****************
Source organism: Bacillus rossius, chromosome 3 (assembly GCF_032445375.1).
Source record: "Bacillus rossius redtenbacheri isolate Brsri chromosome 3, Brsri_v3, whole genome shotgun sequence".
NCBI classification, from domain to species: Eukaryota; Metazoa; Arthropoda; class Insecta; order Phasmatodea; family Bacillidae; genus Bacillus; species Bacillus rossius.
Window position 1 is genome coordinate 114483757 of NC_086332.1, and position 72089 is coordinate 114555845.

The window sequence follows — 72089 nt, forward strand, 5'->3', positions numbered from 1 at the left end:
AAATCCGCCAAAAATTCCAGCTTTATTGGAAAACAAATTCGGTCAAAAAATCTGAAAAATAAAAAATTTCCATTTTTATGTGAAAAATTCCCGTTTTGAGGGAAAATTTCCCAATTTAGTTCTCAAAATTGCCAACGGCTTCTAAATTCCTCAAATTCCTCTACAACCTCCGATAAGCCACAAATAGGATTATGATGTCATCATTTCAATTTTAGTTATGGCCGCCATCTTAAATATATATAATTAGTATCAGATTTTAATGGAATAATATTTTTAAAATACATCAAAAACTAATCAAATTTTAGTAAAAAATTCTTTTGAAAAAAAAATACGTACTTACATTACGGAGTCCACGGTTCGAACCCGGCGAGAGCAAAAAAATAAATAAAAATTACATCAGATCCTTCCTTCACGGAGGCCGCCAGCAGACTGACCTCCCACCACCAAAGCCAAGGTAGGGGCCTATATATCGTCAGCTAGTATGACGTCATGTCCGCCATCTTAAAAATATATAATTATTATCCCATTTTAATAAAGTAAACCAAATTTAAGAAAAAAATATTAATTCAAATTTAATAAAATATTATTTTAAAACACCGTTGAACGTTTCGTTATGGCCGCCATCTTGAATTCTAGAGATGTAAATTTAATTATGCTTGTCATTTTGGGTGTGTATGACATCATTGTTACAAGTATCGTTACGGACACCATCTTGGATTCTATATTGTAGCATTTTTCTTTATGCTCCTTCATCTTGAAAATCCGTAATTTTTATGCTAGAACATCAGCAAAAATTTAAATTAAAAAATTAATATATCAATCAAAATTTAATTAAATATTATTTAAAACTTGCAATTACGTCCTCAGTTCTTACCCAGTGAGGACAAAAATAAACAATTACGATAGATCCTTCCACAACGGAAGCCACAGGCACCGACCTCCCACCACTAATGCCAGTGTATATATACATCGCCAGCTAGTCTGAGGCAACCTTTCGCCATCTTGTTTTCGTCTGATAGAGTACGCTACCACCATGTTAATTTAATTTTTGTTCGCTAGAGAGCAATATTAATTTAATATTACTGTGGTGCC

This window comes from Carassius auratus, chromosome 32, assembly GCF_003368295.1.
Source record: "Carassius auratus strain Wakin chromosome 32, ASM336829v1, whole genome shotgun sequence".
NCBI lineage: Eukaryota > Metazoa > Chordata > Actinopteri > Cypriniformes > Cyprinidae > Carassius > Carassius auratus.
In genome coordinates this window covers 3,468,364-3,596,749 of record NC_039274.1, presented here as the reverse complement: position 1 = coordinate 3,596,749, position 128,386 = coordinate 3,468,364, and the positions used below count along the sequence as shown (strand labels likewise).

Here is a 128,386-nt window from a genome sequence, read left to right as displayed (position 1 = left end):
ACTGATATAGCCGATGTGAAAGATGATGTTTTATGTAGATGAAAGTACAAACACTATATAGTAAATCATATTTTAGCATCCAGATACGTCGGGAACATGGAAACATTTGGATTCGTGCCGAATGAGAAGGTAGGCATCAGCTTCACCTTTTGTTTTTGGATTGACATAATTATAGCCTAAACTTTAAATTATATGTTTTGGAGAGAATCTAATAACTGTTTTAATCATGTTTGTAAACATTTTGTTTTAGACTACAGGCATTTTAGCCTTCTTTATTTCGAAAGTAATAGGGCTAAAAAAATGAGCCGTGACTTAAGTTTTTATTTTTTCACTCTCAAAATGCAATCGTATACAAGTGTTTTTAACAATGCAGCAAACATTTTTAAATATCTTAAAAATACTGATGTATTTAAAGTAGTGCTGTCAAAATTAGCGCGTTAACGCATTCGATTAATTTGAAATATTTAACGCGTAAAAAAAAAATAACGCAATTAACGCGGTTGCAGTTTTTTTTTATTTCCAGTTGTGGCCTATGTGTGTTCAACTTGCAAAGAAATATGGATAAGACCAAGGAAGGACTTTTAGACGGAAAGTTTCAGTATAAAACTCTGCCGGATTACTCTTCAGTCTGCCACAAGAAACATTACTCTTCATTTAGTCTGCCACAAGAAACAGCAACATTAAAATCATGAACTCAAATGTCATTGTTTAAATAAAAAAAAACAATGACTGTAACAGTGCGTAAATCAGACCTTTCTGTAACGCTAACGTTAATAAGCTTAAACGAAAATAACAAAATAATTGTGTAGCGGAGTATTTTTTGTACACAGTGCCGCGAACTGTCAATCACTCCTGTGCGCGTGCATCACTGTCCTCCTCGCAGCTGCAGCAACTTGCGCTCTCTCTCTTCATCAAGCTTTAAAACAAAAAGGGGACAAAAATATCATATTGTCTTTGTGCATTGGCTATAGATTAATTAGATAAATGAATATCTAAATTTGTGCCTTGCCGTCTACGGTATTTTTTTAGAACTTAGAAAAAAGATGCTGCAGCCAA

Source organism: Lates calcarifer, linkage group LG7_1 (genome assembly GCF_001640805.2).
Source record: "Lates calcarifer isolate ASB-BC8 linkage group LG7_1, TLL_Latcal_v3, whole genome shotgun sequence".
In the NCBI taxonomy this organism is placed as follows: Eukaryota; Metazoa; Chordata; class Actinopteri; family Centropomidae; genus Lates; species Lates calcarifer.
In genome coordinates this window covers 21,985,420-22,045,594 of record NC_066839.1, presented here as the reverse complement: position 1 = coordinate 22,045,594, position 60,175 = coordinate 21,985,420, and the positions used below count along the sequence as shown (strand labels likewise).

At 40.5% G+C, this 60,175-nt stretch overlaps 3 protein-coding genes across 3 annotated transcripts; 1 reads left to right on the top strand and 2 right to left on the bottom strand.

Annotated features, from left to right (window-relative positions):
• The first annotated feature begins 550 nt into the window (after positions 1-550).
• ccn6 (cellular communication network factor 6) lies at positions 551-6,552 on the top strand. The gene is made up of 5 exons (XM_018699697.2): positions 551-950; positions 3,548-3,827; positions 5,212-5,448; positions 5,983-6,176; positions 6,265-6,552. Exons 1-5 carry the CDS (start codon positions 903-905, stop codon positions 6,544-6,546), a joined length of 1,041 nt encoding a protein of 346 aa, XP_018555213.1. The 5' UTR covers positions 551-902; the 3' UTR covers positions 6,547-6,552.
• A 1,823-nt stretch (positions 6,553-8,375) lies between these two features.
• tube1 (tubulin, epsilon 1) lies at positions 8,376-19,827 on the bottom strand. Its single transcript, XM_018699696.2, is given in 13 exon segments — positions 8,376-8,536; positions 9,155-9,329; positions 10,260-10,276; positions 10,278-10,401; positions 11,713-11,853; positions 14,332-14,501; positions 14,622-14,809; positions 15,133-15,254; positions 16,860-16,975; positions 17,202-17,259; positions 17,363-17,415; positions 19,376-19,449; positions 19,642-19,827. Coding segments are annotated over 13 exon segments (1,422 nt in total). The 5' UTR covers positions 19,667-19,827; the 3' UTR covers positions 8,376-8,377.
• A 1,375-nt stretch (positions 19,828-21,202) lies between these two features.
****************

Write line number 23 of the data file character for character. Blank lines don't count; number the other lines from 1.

• A 1,375-nt stretch (positions 19,828-21,202) lies between these two features.